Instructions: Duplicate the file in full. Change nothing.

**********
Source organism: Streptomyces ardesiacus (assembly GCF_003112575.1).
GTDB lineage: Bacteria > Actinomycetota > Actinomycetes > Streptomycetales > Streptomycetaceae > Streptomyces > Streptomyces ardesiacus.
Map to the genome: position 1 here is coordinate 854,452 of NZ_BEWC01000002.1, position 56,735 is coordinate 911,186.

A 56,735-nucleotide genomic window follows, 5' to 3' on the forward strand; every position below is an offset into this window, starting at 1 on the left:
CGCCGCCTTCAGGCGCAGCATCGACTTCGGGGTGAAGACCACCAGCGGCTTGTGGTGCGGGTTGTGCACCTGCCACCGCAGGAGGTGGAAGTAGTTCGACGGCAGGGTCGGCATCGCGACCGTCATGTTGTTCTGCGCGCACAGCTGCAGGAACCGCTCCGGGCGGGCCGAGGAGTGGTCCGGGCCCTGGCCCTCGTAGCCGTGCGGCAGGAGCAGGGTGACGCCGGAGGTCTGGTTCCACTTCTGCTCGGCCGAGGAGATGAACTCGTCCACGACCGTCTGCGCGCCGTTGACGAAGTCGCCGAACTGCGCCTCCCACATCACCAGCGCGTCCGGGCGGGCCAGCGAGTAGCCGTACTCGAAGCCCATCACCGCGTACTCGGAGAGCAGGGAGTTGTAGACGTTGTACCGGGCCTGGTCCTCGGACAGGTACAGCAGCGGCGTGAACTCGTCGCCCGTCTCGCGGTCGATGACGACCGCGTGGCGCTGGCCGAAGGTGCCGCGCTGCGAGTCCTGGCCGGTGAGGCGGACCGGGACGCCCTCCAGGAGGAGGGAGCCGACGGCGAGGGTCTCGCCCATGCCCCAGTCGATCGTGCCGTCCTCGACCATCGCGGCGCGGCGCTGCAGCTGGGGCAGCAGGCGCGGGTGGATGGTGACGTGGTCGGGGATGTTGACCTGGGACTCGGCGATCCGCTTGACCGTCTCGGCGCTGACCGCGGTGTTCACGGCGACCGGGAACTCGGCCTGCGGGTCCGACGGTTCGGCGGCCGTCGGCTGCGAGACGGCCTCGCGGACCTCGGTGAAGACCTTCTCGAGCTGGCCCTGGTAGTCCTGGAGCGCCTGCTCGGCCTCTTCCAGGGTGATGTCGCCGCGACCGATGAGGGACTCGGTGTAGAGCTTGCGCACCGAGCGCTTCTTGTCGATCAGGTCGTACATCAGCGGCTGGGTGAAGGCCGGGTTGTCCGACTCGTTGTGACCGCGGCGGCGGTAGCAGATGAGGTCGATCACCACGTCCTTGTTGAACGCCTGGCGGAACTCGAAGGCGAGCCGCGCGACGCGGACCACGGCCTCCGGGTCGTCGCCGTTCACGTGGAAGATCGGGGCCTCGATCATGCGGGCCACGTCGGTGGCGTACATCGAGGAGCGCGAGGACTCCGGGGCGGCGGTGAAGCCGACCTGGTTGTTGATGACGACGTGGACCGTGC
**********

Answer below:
Source organism: Streptomyces ardesiacus (assembly GCF_003112575.1).
GTDB lineage: Bacteria > Actinomycetota > Actinomycetes > Streptomycetales > Streptomycetaceae > Streptomyces > Streptomyces ardesiacus.
Map to the genome: position 1 here is coordinate 854,452 of NZ_BEWC01000002.1, position 56,735 is coordinate 911,186.

A 56,735-nucleotide genomic window follows, 5' to 3' on the forward strand; every position below is an offset into this window, starting at 1 on the left:
CGCCGCCTTCAGGCGCAGCATCGACTTCGGGGTGAAGACCACCAGCGGCTTGTGGTGCGGGTTGTGCACCTGCCACCGCAGGAGGTGGAAGTAGTTCGACGGCAGGGTCGGCATCGCGACCGTCATGTTGTTCTGCGCGCACAGCTGCAGGAACCGCTCCGGGCGGGCCGAGGAGTGGTCCGGGCCCTGGCCCTCGTAGCCGTGCGGCAGGAGCAGGGTGACGCCGGAGGTCTGGTTCCACTTCTGCTCGGCCGAGGAGATGAACTCGTCCACGACCGTCTGCGCGCCGTTGACGAAGTCGCCGAACTGCGCCTCCCACATCACCAGCGCGTCCGGGCGGGCCAGCGAGTAGCCGTACTCGAAGCCCATCACCGCGTACTCGGAGAGCAGGGAGTTGTAGACGTTGTACCGGGCCTGGTCCTCGGACAGGTACAGCAGCGGCGTGAACTCGTCGCCCGTCTCGCGGTCGATGACGACCGCGTGGCGCTGGCCGAAGGTGCCGCGCTGCGAGTCCTGGCCGGTGAGGCGGACCGGGACGCCCTCCAGGAGGAGGGAGCCGACGGCGAGGGTCTCGCCCATGCCCCAGTCGATCGTGCCGTCCTCGACCATCGCGGCGCGGCGCTGCAGCTGGGGCAGCAGGCGCGGGTGGATGGTGACGTGGTCGGGGATGTTGACCTGGGACTCGGCGATCCGCTTGACCGTCTCGGCGCTGACCGCGGTGTTCACGGCGACCGGGAACTCGGCCTGCGGGTCCGACGGTTCGGCGGCCGTCGGCTGCGAGACGGCCTCGCGGACCTCGGTGAAGACCTTCTCGAGCTGGCCCTGGTAGTCCTGGAGCGCCTGCTCGGCCTCTTCCAGGGTGATGTCGCCGCGACCGATGAGGGACTCGGTGTAGAGCTTGCGCACCGAGCGCTTCTTGTCGATCAGGTCGTACATCAGCGGCTGGGTGAAGGCCGGGTTGTCCGACTCGTTGTGACCGCGGCGGCGGTAGCAGATGAGGTCGATCACCACGTCCTTGTTGAACGCCTGGCGGAACTCGAAGGCGAGCCGCGCGACGCGGACCACGGCCTCCGGGTCGTCGCCGTTCACGTGGAAGATCGGGGCCTCGATCATGCGGGCCACGTCGGTGGCGTACATCGAGGAGCGCGAGGACTCCGGGGCGGCGGTGAAGCCGACCTGGTTGTTGATGACGACGTGGACCGTGC